March 25, 2005
Barry Steiner's claims
that had I written more extensively about David
Irving in "Denying the Holocaust" this lawsuit
might have been avoided is completely unfounded
(Letters, Mar. 11). He might have better served his
argument by offering some proof, however
ISN'T it wonderful what
Lipstadt can achieve by selective
one-word quoting: now see what
Mr Justice Gray really
said in his
of it highly favorable to
Justice Gray interrupted my five-hour
closing speech to make the very point
to Mr Richard Rampton QC that Prof Steiner
did: Is it impossible for a historian
accused of political extremism to write
He left the question
-- which evoked loud stage-gasps from the
Press benches -- hanging in the air,
Perhaps others got on
the phone to answer it for him before he
wrote his Judgment.
LIPSTADT harps once again on the book
The Destruction of Dresden, written
in 1961 (when I was 23) and published in
1963. No new editions were published until
1996, thirty-three years later. The Court
failed to take this simple fact on board.
No matter what "errors"
I had detected in the interval, I could
not have corrected them -- other than by
writing to The Times (which
I did, in 1966). Lipstadt has yet to
correct the lies about Hamas and Hizbollah
which she published in her book.
Secondly, his question suggests to me that he has
neither read [sic.
read neither] "History on Trial: My
Day in Court with David Irving" nor the trial
record. [Website note:
Lipstadt read none of Mr Irving's books before
agitating for their prohibition].
He asks: "Is it possible for a Nazi sympathizer or
any other political extremist to be a good
historian?" It may be, but in Irving's case, the
answer is no.
Justice Gray on David Irving: |
knowledge of World War II is
Judge Gray's words
[sic. Mr Justice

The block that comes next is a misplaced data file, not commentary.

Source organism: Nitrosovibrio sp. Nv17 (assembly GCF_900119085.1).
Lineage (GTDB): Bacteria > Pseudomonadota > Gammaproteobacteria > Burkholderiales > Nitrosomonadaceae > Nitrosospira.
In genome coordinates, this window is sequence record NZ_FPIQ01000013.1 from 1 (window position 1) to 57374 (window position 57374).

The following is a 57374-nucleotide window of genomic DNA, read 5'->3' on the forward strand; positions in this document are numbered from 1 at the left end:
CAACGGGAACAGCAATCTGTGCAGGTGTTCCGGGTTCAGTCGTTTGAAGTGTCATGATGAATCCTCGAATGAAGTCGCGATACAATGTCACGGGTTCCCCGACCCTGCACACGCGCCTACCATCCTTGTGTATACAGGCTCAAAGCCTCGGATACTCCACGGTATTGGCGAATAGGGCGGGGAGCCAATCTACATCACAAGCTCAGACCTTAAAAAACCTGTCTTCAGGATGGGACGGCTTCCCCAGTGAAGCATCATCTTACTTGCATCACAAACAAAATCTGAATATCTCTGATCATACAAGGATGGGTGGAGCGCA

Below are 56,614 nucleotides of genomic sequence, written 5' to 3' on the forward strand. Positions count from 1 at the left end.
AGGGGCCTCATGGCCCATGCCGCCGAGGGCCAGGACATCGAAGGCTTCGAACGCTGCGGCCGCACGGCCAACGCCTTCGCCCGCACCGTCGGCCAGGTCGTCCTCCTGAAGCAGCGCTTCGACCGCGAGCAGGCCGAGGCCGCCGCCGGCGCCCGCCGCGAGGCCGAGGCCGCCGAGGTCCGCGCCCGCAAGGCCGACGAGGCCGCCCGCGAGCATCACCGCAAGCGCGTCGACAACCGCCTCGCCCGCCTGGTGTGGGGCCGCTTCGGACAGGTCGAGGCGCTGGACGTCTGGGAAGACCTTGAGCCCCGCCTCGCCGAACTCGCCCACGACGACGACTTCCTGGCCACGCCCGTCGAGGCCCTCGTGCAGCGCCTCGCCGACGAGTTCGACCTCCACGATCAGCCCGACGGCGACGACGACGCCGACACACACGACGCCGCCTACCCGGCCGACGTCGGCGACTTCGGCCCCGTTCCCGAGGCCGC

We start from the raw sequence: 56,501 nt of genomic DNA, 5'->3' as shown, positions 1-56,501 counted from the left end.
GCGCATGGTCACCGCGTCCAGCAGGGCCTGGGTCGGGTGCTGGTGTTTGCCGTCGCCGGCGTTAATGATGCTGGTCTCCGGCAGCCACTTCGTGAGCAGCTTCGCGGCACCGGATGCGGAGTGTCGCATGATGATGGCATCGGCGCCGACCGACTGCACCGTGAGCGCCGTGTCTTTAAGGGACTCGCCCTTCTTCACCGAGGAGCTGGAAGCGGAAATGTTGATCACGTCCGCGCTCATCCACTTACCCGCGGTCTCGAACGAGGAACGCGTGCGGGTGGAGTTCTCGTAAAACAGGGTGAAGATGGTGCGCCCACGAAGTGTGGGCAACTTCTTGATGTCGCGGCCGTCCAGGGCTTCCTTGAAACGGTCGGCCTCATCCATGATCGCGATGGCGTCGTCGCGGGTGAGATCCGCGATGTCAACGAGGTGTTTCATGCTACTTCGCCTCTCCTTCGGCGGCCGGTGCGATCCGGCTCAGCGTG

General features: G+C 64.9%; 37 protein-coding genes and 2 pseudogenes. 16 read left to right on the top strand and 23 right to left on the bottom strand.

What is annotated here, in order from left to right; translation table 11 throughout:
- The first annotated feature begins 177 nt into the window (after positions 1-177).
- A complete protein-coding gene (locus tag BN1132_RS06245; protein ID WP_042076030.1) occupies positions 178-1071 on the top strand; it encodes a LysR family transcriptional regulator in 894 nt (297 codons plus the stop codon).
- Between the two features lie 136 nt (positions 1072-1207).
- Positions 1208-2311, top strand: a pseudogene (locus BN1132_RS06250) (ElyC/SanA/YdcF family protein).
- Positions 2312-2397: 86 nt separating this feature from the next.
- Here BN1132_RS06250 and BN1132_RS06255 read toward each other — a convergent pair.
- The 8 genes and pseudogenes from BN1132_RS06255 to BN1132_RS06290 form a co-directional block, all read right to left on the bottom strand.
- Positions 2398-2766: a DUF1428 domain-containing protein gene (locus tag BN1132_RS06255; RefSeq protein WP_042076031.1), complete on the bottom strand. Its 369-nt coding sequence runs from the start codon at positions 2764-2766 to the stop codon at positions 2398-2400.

Gray's words] to describe Irving's
writings about the Holocaust were unambiguous:
"perverts," "distorts," "misleading,"
"unjustified," "travesty" and "unreal."
Irving's "falsification of the
historical record was deliberate and ...
motivated by a desire to present events in a
manner consistent with his own ideological
beliefs, even if that involved distortion and
manipulation of historical evidence."
Steiner contends that Irving's earlier writings
are not fraudulent. I urge him to look at the
section of "History on Trial" devoted to Irving's
distortions regarding the
bombing of Dresden, about which Irving began
in the 1960s.
He might also check www.hdot.org and read the
sections of the trial devoted to the topic. Gray
found Irving's treatment of the evidence about
Dresden to be "absurd" and a "travesty."
Given Irving's distortions of both the Holocaust
and Dresden, I believe any good historian would be
skeptical about Irving's other work and would,
before relying on his findings, do what my defense
team and I did for this legal battle: follow his
Finally, regarding Irving's ideological views, I
again rely on Gray's words: Irving had
"repeatedly crossed the divide between
legitimate criticism and prejudiced vilification
of the Jewish race and people."
If Steiner wishes to rely on Irving, that's his
choice. I just worry about what he teaches his
Deborah E. Lipstadt
Emory University, Atlanta
Index to the
media scandal surrounding Prof Lipstadt's
attempt to silence C-Span and the history
Lipstadt writes a paid OpEd in New York Sun:
'Why I said No to